The startup world is populated, among others, by bootstrappers — the founders who run a company on personal finances or operating revenue. Such self-starters are often eager to share their achievements — but are still overlooked by investors. And even when VCs do catch a glimpse of a self-made startup, it is usually taken with a grain of salt.
This selectivity makes sense for VC funds: backing bootstrappers fits poorly into their mantra that not every million-dollar venture can transform into a billion-dollar juggernaut (while VCs’ economic model needs juggernauts to break even). But as for angel investors or their syndicates, we at Uniborn advocate for keeping bootstrapped startups on the radar.
In fact, beginning angels are even better off investing not only in rocket science projects but also in stable ones. Such a strategy prevents missed opportunities on both ends. Angels won’t waste promising ventures with a not-so-big but guaranteed profit and founders get the chance to scale their dreams.
For bootstrappers, independence reigns, while VC-funded companies chase ambition and scale — so what else is there to talk about? Spoiler: not everything is so clear-cut.
Intentions aren't the only factor determining the starting point; it's often about the nature of the project itself. Imagine two startups: one is a spin on an existing business model that can make money right here and now (think SaaS marketplace for food delivery), while the other harbors an innovative concept that lacks a stable revenue stream but has the potential to bomb the market later (picture an app for co-investing in beehives). Other things being equal, venture investors tend to lean toward the latter when faced with these choices.
In other words, ventures embrace more risks and chart-topping expected returns, while bootstraps embody business classics.
Richard Abrahams, Sprout’s co-founder, sheds light on another critical differentiator: the exit strategy. Through two fictional projects, he illustrates the contrasting outcomes for investors when comparing modest external investments (say, from friends and family, almost akin to bootstrapping) to full-fledged VC investments.
In the case of bootstrapping, of course, it's easier to sell your stake when the time comes, while the venture money must yield certain results. However, thanks to this race, again, the final payoff in the VC-backed story can be manifold — sometimes dozens or hundreds of times greater than for self-starters.
Sure, you've heard about giants like SurveyMonkey, Mailchimp, Atlassian, Shutterstock, Basecamp, ConvertKit, Buffer, and Shopify — they're living proof that bootstrappers can grow into multimillion-dollar companies.
But there are not many big names. According to fresh Dealroom estimates, around 50 startups have risen to the billion-dollar level without the crutch of VC. That's just a 4% sliver of all the unicorns out there. Meanwhile, for VC-backed startups, it's like a one-in-a-hundred shot at the unicorn club.
No wonder. Self-funded teams aren't the disrupt-and-scale type; they're all about resilience and turning a profit from day one. Gitnux's got some statistics to back it up:
However, transitioning from one category to the other isn't a rare occasion. So, looking at bootstrappers certainly pays off for investors because self-made teams are...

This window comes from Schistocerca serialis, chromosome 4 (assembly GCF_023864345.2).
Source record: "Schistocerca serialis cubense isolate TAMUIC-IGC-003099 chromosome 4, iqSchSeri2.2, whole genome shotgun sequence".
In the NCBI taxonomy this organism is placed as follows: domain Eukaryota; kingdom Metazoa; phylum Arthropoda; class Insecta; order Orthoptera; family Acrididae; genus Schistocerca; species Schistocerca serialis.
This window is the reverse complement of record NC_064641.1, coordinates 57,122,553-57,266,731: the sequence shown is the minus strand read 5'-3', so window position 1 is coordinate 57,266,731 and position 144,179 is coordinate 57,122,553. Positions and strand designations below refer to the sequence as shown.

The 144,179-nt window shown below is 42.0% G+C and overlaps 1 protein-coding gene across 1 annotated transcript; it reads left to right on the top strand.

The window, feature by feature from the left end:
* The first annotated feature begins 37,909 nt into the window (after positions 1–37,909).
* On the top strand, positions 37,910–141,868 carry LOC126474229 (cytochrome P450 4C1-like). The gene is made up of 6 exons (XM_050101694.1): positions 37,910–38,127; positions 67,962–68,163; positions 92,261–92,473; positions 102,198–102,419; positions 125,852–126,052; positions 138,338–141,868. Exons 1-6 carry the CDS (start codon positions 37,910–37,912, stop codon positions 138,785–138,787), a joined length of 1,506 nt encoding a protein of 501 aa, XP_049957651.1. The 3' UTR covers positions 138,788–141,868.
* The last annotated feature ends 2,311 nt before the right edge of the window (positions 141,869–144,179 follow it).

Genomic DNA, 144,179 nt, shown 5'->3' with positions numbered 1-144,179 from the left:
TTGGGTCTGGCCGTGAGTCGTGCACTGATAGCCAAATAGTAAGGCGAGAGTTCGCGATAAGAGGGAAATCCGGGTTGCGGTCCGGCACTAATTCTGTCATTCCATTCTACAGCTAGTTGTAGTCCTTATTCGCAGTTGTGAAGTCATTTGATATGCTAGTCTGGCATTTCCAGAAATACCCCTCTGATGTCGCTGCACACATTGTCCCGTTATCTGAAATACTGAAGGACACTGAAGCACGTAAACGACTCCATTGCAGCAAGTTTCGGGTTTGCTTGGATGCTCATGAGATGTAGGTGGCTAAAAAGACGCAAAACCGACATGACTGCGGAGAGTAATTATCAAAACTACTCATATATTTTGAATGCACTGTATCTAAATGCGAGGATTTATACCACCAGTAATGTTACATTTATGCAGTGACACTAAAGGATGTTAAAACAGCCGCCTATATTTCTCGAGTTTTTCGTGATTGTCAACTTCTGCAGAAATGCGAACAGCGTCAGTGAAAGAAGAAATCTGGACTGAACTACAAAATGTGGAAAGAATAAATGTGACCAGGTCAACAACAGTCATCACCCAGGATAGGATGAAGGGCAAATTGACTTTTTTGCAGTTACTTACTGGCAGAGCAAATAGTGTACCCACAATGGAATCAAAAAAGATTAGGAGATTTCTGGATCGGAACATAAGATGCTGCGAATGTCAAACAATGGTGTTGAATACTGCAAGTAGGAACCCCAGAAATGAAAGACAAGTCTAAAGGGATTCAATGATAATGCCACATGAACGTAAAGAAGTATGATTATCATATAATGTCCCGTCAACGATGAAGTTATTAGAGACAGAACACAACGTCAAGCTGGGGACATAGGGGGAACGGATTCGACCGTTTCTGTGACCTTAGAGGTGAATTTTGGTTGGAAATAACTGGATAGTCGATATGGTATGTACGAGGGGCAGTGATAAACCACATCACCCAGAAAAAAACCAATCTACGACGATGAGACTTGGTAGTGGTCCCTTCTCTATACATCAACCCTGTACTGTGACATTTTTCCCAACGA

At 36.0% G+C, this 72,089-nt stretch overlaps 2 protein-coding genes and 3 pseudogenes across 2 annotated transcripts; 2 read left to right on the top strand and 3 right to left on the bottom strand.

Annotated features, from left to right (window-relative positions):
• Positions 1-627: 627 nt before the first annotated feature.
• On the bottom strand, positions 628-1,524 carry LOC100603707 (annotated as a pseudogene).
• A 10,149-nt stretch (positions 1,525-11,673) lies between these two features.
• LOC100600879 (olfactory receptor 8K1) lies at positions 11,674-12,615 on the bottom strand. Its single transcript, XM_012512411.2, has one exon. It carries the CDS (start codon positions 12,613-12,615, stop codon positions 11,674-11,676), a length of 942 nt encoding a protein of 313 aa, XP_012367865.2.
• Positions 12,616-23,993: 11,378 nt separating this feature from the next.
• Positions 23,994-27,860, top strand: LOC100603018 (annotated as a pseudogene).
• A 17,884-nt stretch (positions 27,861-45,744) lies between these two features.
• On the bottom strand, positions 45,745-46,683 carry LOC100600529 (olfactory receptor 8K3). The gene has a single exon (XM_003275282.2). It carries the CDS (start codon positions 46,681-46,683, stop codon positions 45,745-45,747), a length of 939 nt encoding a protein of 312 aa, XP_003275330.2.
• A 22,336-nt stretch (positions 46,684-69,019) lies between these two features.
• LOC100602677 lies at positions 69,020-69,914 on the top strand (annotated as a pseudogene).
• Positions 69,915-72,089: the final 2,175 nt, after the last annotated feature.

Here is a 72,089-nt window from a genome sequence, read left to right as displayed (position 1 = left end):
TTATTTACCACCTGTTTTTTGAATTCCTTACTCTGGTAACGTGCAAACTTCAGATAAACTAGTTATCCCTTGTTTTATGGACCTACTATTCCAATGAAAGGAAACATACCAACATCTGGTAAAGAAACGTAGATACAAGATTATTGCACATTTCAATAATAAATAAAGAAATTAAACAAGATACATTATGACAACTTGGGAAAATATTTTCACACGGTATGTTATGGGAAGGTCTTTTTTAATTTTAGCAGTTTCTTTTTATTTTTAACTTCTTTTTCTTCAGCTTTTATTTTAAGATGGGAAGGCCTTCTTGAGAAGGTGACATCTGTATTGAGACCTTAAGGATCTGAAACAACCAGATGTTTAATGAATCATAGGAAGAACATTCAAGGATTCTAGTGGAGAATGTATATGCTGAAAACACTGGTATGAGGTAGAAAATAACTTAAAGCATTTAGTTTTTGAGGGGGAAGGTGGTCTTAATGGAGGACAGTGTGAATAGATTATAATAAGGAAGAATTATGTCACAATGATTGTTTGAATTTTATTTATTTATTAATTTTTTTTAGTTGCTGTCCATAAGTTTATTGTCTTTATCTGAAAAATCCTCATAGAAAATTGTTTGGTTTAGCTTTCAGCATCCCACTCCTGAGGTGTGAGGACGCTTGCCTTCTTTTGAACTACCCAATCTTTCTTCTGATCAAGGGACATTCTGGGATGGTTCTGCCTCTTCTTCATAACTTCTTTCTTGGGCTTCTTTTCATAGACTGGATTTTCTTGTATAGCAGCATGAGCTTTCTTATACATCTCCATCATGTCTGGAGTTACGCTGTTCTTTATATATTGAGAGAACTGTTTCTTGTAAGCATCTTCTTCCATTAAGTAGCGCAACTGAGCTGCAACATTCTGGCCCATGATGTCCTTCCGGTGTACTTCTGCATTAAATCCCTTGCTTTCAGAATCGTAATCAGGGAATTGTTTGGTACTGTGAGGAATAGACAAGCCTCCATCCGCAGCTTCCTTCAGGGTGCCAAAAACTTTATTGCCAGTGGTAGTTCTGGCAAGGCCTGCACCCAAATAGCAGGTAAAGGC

Self-sustaining startups often weather storms alone, so they are forced to release a product and start earning money quickly. As Kurt Beyer, a lecturer in entrepreneurship and innovation at UC Berkeley’s Haas School of Business, puts it, bootstrapped teams "may have gotten through the ‘valley of death’ already, they may have achieved product-market fit, may have some revenue, so in a way they have de-risked the startup."
...masters of efficiency
Not only did these startups survive the valley, they did it on a shoestring. They had to know how to be lean and mean, so they are very efficient and can make sound decisions about costs, Beyer adds. And yes, they are more resilient in a recession.
...customer-centric to the core
The incredibly innovative projects that typically interest angels often lack one important advantage: their ideas do not have a definite client. In contrast, bootstrapped startups are often forced to cultivate a deep connection with their customers. This hands-on approach translates into a product-market fit that's fine-tuned to perfection. Which means it will definitely pay off.
...off the beaten path
In the competitive world of VC funding, finding gold in seemingly unexpected targets can be easier than digging where others have dug a hundred times before, especially for investors with small checks, thinner networks, and deep industry expertise.
If I was convincing and you're already looking to connect with bootstrapping startups, you may wonder where to find good pretenders. Twitter and LinkedIn may seem the obvious choice. But beware of founders who talk the talk more than walk the walk.
Here are the places where you are more likely to find a worthwhile project: themed platforms and forums like Indie Hackers, expos, and conferences like WebSummit's Alpha. It's also worth checking out the G2 and Capterra catalogs. Or browse specialized business-for-sale sites like Flippa and Acquire.
Another — less obvious — method involves searching through startup visa communities or national business registries with filters for industry, turnover, and date of incorporation. These registers are usually public, especially in Northern Europe.
There is only one caveat to keep in mind: if you've set your sights on promising bootstrapping founders (and they're willing to accept your participation), be prepared to roll up your sleeves. These independents may need a crash course in San Francisco Bay-style financial accounting and a lesson or two in options and shares. Passive investing won't cut it here.
Cover image: Unsplash
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